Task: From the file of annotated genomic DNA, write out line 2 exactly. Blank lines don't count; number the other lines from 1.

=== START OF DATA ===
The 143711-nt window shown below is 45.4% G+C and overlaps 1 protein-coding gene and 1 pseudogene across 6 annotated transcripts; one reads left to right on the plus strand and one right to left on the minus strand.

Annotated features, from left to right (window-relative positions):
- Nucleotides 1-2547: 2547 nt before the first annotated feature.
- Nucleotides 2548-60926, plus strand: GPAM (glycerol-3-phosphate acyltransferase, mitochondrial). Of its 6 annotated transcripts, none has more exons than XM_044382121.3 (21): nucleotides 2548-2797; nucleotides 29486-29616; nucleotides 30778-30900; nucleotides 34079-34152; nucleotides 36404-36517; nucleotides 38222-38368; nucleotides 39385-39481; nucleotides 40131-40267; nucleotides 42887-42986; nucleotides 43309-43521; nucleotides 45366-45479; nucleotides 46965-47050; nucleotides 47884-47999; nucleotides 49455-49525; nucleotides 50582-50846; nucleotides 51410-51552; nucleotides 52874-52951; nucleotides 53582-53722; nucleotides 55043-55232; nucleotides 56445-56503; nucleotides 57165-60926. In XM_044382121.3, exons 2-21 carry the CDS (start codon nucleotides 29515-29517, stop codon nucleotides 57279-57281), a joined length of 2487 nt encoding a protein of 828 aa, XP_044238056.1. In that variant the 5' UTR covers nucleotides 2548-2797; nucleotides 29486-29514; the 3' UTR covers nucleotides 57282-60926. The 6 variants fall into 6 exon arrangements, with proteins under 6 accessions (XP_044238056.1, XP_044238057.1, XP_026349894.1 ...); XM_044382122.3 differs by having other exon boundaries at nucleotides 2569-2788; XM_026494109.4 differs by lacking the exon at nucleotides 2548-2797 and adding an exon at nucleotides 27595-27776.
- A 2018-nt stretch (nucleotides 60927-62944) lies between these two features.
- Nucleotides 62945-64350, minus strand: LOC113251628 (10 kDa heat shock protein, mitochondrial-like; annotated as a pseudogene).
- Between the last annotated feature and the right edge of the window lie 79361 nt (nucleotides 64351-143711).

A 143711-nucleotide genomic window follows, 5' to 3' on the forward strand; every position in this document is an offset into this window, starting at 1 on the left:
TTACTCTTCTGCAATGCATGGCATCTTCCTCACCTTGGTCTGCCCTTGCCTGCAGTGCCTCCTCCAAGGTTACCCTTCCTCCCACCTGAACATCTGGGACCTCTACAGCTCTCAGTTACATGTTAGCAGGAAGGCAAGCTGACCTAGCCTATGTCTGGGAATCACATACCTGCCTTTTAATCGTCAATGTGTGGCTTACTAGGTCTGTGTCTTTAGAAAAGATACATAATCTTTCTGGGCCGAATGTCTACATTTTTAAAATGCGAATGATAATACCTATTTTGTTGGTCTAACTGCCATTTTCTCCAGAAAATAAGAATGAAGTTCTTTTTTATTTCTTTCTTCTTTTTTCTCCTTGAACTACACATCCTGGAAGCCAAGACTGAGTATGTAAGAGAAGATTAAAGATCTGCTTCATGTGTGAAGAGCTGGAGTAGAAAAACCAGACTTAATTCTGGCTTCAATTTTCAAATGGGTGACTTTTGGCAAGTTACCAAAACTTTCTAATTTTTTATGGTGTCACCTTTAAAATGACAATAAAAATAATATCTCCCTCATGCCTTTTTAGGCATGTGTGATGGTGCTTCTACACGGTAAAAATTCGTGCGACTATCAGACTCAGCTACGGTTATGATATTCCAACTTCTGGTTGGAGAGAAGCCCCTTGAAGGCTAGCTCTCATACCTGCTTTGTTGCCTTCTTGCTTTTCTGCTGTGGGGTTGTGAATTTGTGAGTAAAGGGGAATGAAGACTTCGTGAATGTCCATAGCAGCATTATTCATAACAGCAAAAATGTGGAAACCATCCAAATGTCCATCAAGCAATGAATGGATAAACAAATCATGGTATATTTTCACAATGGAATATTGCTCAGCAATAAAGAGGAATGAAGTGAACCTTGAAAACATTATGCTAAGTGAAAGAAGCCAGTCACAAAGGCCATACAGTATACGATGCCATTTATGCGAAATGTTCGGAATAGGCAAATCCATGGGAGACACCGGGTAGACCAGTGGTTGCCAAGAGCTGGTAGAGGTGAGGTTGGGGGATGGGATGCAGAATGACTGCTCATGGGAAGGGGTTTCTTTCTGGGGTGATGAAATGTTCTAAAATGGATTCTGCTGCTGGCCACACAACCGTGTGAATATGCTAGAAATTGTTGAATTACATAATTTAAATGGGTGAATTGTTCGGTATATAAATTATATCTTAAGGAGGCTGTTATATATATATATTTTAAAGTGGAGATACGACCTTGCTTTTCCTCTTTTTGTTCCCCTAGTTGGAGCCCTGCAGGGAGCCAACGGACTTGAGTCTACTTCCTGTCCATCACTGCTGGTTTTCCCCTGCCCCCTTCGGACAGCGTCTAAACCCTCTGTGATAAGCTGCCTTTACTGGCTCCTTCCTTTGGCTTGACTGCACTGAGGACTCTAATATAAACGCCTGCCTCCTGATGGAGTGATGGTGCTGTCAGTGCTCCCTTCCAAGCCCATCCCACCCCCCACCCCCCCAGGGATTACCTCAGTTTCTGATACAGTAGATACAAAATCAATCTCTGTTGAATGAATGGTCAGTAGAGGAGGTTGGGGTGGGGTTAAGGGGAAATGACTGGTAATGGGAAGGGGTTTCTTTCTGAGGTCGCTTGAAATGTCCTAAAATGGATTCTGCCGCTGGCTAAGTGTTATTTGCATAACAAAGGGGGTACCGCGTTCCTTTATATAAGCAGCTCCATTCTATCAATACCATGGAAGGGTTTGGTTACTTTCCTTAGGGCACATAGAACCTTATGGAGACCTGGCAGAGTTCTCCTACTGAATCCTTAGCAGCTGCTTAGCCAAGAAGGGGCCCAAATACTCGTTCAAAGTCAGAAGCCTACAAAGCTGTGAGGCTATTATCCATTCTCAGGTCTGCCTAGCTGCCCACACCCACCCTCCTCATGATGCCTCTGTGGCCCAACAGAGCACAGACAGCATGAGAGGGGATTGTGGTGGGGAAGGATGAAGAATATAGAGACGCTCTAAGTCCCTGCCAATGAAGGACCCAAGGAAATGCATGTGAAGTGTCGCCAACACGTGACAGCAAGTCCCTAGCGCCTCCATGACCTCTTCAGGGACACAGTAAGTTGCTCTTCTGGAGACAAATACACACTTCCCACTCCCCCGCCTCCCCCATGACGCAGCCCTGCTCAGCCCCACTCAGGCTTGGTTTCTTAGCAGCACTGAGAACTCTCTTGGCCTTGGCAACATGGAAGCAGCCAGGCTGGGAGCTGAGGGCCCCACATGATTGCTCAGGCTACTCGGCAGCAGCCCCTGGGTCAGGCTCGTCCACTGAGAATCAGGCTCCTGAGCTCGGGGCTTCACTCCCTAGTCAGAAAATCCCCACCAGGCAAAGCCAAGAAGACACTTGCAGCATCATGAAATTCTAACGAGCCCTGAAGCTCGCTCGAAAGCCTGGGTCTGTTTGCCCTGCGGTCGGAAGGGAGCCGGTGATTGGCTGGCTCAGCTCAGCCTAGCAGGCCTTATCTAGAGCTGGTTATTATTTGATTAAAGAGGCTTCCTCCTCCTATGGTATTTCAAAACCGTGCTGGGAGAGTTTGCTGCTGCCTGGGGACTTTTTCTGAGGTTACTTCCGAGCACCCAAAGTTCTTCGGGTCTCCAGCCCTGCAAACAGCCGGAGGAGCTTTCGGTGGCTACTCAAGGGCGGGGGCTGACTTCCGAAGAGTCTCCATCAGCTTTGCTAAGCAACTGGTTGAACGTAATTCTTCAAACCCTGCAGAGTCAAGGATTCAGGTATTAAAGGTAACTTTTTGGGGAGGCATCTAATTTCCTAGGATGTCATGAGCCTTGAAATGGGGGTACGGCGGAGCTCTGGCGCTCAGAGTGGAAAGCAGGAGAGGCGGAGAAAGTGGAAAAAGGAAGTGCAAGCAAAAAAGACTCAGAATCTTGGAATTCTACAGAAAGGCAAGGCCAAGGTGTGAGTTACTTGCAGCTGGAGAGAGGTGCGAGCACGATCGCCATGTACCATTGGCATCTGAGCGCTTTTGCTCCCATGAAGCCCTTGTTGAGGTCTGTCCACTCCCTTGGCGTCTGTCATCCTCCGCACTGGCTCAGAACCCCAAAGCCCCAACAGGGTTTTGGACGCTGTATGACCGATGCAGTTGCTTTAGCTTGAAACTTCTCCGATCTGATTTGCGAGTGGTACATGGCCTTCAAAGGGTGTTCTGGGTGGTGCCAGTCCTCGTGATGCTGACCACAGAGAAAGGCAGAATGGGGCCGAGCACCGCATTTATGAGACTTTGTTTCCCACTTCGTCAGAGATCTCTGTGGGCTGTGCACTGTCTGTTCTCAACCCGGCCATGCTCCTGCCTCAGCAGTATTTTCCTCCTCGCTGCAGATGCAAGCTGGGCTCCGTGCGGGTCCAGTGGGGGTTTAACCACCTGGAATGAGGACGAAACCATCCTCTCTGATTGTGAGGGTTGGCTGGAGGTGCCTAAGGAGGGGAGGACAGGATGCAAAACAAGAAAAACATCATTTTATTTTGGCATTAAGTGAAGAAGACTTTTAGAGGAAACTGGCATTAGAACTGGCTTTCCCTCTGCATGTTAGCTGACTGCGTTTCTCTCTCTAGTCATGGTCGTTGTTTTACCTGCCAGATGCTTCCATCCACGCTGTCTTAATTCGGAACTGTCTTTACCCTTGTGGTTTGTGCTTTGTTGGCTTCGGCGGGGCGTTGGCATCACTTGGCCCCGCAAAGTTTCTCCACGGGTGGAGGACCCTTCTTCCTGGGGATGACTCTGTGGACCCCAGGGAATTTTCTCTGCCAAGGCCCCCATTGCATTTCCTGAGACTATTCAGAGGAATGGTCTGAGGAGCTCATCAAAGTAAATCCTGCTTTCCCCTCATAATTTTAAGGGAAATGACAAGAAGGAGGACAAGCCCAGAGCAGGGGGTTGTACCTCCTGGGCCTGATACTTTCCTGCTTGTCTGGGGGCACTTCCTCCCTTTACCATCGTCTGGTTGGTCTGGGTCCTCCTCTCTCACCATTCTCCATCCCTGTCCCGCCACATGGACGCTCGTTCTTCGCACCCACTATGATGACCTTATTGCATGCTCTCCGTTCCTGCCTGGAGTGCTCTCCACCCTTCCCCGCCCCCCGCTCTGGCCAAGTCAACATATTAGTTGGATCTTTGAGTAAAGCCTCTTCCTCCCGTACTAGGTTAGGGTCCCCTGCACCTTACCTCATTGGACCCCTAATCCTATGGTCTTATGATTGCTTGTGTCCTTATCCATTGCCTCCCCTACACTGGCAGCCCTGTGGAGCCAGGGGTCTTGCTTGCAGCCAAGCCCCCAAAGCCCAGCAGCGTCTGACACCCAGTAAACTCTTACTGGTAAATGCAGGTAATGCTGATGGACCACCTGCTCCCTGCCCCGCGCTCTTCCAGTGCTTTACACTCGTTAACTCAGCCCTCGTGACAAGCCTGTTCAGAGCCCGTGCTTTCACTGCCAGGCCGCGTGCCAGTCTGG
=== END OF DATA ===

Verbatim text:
Annotated features, from left to right (window-relative positions):